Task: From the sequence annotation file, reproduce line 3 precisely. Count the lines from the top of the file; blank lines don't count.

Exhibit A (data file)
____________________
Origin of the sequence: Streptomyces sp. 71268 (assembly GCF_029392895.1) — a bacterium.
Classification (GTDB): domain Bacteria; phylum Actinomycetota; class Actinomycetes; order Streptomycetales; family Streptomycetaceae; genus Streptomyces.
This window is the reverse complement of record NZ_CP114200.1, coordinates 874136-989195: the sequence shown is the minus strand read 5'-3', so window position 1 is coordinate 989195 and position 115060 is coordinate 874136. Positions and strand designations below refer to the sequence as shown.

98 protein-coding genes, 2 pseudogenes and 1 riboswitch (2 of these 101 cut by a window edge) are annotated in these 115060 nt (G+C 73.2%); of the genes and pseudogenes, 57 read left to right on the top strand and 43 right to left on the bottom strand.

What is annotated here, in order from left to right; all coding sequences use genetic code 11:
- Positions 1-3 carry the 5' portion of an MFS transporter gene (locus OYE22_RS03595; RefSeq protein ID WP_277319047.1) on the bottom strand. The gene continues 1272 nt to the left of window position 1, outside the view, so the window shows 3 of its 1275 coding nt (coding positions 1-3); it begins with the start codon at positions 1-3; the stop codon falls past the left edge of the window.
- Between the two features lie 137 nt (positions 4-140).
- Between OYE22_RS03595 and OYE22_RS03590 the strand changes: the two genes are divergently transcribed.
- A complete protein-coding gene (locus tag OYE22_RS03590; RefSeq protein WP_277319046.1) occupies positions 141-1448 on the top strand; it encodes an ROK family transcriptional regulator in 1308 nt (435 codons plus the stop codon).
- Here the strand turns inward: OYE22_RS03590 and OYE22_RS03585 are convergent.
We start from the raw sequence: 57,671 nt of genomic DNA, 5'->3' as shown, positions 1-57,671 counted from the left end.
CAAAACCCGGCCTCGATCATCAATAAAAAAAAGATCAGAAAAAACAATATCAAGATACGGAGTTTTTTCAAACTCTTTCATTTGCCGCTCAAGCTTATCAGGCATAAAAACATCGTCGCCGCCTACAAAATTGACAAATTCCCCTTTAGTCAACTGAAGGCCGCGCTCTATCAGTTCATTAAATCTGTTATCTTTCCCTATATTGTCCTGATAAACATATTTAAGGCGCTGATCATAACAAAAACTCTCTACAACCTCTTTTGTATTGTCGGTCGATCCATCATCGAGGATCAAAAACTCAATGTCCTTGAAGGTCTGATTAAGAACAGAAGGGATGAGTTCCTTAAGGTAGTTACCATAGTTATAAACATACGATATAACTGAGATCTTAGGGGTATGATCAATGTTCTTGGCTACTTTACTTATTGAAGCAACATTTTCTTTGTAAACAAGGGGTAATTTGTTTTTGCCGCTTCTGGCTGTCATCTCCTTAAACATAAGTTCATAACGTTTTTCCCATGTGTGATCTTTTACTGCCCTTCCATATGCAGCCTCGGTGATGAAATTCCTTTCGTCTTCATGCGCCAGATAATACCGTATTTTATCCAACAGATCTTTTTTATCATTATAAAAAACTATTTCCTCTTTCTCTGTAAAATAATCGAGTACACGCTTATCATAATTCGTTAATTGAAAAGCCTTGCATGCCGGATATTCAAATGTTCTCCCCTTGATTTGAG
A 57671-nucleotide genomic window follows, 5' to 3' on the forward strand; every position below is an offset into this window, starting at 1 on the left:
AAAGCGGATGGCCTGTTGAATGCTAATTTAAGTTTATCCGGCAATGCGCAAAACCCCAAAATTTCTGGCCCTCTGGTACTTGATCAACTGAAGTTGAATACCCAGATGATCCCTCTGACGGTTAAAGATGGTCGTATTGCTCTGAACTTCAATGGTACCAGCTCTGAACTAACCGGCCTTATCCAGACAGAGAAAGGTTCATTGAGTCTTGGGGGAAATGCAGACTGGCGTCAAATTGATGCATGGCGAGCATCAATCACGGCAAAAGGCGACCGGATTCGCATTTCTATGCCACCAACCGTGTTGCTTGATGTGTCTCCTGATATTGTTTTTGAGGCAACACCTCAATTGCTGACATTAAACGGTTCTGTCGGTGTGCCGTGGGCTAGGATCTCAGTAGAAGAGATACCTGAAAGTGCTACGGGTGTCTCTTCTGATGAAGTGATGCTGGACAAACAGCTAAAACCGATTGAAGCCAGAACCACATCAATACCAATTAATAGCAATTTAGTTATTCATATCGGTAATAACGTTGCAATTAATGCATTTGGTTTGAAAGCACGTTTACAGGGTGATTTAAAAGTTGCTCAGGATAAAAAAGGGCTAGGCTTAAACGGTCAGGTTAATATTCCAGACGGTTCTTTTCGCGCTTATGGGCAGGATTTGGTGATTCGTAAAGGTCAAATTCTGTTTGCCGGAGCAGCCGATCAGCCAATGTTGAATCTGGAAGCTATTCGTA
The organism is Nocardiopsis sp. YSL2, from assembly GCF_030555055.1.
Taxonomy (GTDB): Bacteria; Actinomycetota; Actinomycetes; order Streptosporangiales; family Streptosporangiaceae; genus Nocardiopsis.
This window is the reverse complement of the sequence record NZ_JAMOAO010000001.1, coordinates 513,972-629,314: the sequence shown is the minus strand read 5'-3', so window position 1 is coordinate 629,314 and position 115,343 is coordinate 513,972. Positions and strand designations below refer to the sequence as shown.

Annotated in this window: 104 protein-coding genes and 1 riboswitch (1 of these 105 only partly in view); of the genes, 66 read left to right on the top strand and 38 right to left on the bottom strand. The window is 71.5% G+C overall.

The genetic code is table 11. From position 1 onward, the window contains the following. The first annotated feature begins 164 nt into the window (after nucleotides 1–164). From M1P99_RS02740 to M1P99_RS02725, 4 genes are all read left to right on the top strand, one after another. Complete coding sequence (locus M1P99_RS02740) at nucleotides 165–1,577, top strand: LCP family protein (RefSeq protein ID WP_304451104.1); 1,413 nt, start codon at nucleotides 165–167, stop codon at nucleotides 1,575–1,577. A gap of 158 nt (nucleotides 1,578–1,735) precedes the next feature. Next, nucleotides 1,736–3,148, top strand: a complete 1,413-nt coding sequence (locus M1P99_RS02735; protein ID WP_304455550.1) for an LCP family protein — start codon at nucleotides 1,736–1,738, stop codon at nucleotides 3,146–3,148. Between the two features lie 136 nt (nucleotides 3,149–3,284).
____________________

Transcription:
This window is the reverse complement of record NZ_CP114200.1, coordinates 874136-989195: the sequence shown is the minus strand read 5'-3', so window position 1 is coordinate 989195 and position 115060 is coordinate 874136. Positions and strand designations below refer to the sequence as shown.